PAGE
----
Friday, October 28, 2011

An Irrelevant God?

Is our god relevant?  (Hint: the small "g" is intentional.)

Several of our recent posts have wrestled with the following question in different ways: what is wrong with the church? Of course, there is no single right answer to this question. But I'm increasingly of the opinion that we no longer live in the light of grace, because we have no idea what "grace" really is. By the way, lest you find me self-righteous, I do not absolve myself in this indictment.

To begin with, we cannot truly grasp the amazingness of grace until and unless we understand the enormity and very wretchedness of our sin. And this intense sin awareness also lies beyond our grasp, because we have a massive underappreciation for God's holiness. In so many ways, we worship a different god ... one who is crafted after our own collective image. Any reevaluation of our Christian faith must begin with recapturing a proper fear and awe of its Author and Perfecter.

Fear and awe? Consider Isaiah, who had every human reason to consider his understanding of God's true nature to be quite adequate. After all, he was Israel's foremost prophet ... a veritable holy man on a mission. Yet, this "holy man's" response to an encounter with the "Holy Holy Holy" One seated on His throne was supremely jarring:
"Woe to me!" I cried. "I am ruined! For I am a man of unclean lips, and I live among a people of unclean lips, and my eyes have seen the King, the LORD Almighty."
Isaiah's encounter with God began with a terrifying realization: God is holy, and he was filthy. In short, he was doomed. No other outcome but instant and consuming firey judgment was imaginable when his sin came up before the unfiltered holiness of God. However, God did not mete out His justice on Isaiah, but rather forgave him, and Isaiah's response was unqualified, total obedience: Here I am, send me!

Scripture demonstrates repeatedly that this is the way it must be--true obedience is born of a sincere experience of God's grace. Yet such grace is bereft of meaning absent a true recognition of the enormous stinking corpse that is our sin ... but this sin is just an abstract notion outside the bright white holiness (i.e., majesty and purity) of God. Yet it is this true holiness that has slipped from our collective consciousness.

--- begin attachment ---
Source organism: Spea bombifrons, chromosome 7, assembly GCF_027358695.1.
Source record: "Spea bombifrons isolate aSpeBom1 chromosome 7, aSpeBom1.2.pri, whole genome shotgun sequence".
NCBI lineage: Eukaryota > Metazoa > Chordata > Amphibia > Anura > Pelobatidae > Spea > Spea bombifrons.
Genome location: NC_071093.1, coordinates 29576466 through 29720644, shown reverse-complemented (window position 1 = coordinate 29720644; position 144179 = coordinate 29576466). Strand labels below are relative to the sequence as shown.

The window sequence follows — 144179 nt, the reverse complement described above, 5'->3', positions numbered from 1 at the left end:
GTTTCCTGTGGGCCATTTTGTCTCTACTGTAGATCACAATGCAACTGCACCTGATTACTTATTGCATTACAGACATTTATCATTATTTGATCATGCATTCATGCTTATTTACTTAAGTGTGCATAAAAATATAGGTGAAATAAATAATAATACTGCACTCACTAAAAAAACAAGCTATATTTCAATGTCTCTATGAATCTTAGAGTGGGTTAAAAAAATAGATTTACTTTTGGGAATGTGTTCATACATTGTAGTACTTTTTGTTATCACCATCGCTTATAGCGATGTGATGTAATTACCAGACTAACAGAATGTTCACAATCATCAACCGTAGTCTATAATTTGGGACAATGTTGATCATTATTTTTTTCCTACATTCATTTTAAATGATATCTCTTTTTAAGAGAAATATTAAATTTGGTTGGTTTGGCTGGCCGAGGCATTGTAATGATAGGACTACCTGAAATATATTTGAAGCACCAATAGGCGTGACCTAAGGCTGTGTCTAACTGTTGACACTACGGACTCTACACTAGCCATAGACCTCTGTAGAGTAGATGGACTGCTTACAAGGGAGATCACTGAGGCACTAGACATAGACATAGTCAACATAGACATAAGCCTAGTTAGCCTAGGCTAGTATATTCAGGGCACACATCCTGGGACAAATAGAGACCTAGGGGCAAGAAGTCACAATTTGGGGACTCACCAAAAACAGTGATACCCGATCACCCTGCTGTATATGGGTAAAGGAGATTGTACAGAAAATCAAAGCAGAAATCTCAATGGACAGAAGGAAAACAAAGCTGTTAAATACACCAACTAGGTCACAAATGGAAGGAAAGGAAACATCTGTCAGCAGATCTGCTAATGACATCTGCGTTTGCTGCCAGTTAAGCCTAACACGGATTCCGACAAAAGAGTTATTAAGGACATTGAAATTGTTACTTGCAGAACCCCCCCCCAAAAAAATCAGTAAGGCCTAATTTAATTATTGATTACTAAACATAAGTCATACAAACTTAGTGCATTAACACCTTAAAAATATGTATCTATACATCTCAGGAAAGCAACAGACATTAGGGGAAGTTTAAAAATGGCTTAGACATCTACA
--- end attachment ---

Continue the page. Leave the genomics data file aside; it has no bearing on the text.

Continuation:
Indeed, I fear this is not the God we carry to the nations or our neighbors. It is not the God we preach from our pulpits or whose songs we sing. Dare I say it is not the God many of us carry in our hearts? Instead, we have internalized a different god ... one who inspires no fear, no trembing, no awe. The spirit of our age, the god of our choosing ... well, he's nice and all ... in a Mother Theresa sort of way, only better. Really, we're glad he's around and grateful for his kindness. We have a vague appreciation for his overlooking our "mistakes", but we feel little obligation to break out of our comfortable apathy on his account.

Why has the church become increasingly irrelevant? Can it be because we serve and preach an irrelevant god of our own making, rather than the "Holy Holy Holy" God of Scripture? Can it be that any hope of Christian renewal, either personal or corporate, must begin with a genuine "Woe to me" moment?

*Note:  This post originally went up on February 14, 2009, but was accidentally deleted.

Saturday, October 22, 2011

Tim Tebow: The Missionaries' Kid Gets the Ball

Tim Tebow will start for the Denver Broncos this Sunday. In other news, the Greek economy is tanking, the Presidential election is heating up, and some guy in Libya was killed. Whatever ... did you hear about Tebow?